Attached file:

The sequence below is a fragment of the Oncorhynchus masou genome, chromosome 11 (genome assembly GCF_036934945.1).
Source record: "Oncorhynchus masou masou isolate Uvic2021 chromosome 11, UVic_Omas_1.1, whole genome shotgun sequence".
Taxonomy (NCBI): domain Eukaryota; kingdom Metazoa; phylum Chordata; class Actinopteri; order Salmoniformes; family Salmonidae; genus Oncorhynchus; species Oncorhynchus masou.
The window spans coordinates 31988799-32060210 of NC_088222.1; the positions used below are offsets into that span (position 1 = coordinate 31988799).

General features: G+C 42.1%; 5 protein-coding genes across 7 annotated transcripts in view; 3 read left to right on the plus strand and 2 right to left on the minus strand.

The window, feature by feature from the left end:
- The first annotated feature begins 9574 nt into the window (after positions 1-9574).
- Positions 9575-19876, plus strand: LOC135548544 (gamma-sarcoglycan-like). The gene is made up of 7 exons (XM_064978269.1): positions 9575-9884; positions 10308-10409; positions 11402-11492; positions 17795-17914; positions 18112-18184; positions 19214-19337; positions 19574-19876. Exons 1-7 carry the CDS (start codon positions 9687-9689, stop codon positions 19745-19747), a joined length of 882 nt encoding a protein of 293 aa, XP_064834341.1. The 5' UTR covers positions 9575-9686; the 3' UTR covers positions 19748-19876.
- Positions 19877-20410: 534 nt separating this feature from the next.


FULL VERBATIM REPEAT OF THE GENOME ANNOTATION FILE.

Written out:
The sequence below is a fragment of the Oncorhynchus masou genome, chromosome 11 (genome assembly GCF_036934945.1).
Source record: "Oncorhynchus masou masou isolate Uvic2021 chromosome 11, UVic_Omas_1.1, whole genome shotgun sequence".
Taxonomy (NCBI): domain Eukaryota; kingdom Metazoa; phylum Chordata; class Actinopteri; order Salmoniformes; family Salmonidae; genus Oncorhynchus; species Oncorhynchus masou.
The window spans coordinates 31988799-32060210 of NC_088222.1; the positions used below are offsets into that span (position 1 = coordinate 31988799).

General features: G+C 42.1%; 5 protein-coding genes across 7 annotated transcripts in view; 3 read left to right on the plus strand and 2 right to left on the minus strand.

The window, feature by feature from the left end:
- The first annotated feature begins 9574 nt into the window (after positions 1-9574).
- Positions 9575-19876, plus strand: LOC135548544 (gamma-sarcoglycan-like). The gene is made up of 7 exons (XM_064978269.1): positions 9575-9884; positions 10308-10409; positions 11402-11492; positions 17795-17914; positions 18112-18184; positions 19214-19337; positions 19574-19876. Exons 1-7 carry the CDS (start codon positions 9687-9689, stop codon positions 19745-19747), a joined length of 882 nt encoding a protein of 293 aa, XP_064834341.1. The 5' UTR covers positions 9575-9686; the 3' UTR covers positions 19748-19876.
- Positions 19877-20410: 534 nt separating this feature from the next.